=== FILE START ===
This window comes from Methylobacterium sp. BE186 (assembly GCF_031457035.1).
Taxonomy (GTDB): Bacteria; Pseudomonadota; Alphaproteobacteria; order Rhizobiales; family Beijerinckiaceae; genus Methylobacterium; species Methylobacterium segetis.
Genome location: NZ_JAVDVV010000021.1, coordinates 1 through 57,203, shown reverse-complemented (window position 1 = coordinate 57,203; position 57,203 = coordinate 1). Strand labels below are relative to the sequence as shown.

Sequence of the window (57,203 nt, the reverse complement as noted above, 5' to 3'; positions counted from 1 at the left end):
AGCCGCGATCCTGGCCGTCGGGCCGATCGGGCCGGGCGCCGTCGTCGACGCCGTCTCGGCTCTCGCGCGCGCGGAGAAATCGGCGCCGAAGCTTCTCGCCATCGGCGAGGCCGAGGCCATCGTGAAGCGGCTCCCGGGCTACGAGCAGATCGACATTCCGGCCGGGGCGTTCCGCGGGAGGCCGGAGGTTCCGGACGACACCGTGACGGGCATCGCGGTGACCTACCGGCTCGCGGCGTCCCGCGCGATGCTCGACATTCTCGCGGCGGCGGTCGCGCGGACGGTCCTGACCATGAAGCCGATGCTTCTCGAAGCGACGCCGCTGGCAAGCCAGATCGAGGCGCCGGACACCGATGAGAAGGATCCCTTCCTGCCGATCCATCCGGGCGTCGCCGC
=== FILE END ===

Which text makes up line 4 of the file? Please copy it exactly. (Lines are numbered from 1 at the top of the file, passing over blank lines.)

Sequence of the window (57,203 nt, the reverse complement as noted above, 5' to 3'; positions counted from 1 at the left end):